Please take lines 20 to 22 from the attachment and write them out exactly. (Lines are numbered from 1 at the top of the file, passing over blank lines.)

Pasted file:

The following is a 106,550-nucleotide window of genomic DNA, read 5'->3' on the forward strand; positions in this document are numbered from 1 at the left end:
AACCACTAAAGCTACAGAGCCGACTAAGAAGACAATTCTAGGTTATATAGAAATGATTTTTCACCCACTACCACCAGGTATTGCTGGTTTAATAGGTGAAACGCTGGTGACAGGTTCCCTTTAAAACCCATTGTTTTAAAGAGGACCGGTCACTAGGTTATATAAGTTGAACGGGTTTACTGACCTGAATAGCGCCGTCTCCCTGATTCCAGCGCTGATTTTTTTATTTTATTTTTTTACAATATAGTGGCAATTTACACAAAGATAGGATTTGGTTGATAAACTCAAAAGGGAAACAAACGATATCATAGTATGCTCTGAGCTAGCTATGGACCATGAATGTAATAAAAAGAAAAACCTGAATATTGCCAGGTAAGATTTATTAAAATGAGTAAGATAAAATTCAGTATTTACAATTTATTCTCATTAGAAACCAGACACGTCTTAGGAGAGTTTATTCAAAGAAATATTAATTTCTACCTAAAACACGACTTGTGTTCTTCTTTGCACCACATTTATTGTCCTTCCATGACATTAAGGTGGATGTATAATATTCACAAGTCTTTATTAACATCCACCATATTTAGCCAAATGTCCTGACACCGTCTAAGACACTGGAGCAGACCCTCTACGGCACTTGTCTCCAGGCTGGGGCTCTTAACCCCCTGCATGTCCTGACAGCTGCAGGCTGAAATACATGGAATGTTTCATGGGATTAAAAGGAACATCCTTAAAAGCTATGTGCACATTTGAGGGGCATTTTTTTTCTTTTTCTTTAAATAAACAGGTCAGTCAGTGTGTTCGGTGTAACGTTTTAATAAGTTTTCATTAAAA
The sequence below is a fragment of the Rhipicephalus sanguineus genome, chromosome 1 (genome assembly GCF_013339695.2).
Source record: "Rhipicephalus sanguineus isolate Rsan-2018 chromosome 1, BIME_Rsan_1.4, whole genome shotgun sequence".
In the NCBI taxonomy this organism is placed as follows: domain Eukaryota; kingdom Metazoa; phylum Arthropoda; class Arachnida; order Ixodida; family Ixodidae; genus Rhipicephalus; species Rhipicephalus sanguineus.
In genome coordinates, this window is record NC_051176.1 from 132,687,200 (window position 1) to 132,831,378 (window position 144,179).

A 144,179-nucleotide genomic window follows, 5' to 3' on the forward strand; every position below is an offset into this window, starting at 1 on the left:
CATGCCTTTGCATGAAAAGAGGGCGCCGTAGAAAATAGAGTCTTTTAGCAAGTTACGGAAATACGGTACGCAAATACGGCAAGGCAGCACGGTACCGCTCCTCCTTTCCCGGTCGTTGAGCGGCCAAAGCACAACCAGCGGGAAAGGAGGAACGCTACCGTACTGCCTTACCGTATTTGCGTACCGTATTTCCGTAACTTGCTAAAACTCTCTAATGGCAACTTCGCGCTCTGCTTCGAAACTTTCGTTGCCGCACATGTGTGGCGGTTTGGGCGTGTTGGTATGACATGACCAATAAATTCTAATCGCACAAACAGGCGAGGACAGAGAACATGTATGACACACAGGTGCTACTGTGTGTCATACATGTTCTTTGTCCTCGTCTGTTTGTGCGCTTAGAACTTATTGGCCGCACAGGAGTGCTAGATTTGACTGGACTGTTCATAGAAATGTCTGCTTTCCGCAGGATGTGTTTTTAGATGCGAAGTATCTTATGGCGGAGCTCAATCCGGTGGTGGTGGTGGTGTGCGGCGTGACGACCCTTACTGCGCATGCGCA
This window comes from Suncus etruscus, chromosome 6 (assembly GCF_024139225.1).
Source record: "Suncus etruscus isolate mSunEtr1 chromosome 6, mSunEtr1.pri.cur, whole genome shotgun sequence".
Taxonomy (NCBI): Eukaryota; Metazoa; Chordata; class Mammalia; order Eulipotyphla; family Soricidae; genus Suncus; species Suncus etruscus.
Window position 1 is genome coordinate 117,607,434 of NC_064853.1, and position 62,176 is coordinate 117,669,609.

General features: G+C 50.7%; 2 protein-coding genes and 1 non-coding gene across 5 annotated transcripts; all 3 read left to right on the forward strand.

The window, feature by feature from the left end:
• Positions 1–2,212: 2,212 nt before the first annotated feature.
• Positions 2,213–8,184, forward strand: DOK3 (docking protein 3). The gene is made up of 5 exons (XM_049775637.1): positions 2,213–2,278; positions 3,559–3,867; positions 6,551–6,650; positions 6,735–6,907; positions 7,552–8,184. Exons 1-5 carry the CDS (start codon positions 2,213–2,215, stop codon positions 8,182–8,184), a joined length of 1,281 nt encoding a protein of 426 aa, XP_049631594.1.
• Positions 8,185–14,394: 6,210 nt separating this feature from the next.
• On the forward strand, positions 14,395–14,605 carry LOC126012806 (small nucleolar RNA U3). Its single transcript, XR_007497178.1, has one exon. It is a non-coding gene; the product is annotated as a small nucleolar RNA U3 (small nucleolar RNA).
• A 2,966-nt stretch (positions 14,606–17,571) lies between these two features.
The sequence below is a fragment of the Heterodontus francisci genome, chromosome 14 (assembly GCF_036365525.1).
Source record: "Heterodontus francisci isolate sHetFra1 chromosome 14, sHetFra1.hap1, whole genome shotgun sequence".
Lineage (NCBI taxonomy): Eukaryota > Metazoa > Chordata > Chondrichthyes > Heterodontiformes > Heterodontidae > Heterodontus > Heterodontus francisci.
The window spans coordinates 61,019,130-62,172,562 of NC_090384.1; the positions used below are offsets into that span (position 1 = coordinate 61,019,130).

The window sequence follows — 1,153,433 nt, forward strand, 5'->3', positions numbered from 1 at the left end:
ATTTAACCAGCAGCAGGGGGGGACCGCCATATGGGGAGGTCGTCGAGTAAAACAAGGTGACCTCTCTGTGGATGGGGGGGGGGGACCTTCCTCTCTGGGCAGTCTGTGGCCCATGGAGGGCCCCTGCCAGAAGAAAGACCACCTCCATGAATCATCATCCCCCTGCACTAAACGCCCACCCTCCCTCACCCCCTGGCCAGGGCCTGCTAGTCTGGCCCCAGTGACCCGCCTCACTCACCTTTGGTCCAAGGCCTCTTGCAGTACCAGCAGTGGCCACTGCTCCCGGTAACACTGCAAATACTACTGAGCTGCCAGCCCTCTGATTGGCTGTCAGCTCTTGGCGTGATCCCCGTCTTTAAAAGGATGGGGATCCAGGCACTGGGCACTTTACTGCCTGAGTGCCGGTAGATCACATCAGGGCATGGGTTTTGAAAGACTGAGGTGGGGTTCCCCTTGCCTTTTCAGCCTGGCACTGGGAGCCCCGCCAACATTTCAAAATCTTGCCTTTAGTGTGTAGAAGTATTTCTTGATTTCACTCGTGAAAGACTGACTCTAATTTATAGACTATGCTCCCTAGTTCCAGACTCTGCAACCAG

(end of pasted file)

The sequence below is a fragment of the Heterodontus francisci genome, chromosome 14 (assembly GCF_036365525.1).
Source record: "Heterodontus francisci isolate sHetFra1 chromosome 14, sHetFra1.hap1, whole genome shotgun sequence".
Lineage (NCBI taxonomy): Eukaryota > Metazoa > Chordata > Chondrichthyes > Heterodontiformes > Heterodontidae > Heterodontus > Heterodontus francisci.